In order to free up the much-needed resources for this innovative project, Ferry Porsche pulled the plug on the development its Type 804-F1 Monoposto. The company reasoned that they would earn back their investment in this new Type 904 project through the sales of the Carrera GTS, while their Formula 1 cars were not sold, but merely generated exposure for the company.
The rules governing the 2-litre GT class, in which the 904 was eligible, required that 100 cars be produced to meet homologation requirements. Porsche did not anticipate having 100 racing customers lining up to buy the 904, and they certainly could not afford to have this quantity of unsold cars sitting around. For this reason, the 904 was offered for sale at just DM29,700 (£2673 or $7481 at 1963 average exchange rate). In order to meet the homologation requirements as a GT car, it had to have a passenger seat and a nominal luggage compartment, and with roadgoing customers in mind, it featured a heater and an adjustable steering wheel. History shows us though, that Porsche has over the years erred heavily on the side of caution when it came to estimating the potential market size for their cars. This was the case too with the 904, as no sooner were the original 100 units allocated than an additional 20 cars were also produced, although a few cars were not assembled, but were kept as spares.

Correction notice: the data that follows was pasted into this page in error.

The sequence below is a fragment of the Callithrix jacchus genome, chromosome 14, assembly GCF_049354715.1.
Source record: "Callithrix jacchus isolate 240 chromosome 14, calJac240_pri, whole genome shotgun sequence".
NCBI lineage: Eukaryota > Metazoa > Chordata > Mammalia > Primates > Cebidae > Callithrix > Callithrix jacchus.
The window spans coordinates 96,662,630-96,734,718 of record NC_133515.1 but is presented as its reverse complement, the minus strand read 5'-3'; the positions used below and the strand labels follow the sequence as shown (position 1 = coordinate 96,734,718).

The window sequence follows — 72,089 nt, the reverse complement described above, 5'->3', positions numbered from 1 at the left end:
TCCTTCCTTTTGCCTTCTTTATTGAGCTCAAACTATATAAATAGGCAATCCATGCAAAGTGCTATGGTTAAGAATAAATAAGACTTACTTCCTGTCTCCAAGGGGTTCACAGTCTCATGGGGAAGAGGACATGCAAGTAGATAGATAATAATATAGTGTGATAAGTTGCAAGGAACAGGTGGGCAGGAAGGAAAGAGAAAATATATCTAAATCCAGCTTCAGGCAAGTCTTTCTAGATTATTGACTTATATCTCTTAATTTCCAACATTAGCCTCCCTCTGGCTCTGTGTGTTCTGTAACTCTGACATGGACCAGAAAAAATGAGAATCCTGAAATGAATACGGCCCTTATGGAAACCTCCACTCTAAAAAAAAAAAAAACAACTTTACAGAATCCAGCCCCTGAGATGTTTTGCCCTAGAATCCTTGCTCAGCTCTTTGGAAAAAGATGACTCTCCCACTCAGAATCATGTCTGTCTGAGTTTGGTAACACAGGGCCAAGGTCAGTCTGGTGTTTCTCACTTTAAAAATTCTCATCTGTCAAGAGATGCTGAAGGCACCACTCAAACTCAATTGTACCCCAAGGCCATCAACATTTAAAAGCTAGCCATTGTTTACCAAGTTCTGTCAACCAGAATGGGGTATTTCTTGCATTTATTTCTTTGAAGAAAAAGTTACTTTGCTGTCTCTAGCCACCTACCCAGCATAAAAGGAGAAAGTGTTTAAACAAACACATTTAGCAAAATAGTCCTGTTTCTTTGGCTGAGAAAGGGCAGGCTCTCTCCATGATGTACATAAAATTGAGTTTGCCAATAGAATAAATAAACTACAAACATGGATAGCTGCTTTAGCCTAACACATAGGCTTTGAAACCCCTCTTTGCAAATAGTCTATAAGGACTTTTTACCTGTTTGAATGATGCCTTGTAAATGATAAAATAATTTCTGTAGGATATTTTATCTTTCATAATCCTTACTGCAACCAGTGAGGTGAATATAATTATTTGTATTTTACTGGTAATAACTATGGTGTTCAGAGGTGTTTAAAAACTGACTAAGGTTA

At the time of the 904’s design, Porsche had not had any experience in the field of fibre glass body manufacture, and so with speed of production at the forefront of their minds, the race department turned to the aircraft manufacturer, Heinkel. The aircraft manufacturer was able to assemble complete bodies, which comprised fifty separate body parts, at the rate of two a day while Porsche could produce only one chassis per day which meant that Porsche really had to strive to keep up the production rate. The completed chassis were despatched to Heinkel who bonded the fibre glass bodies to the steel chassis, and then returned the assembly to Porsche. This process significantly strengthened the overall rigidity of the 904’s body and chassis.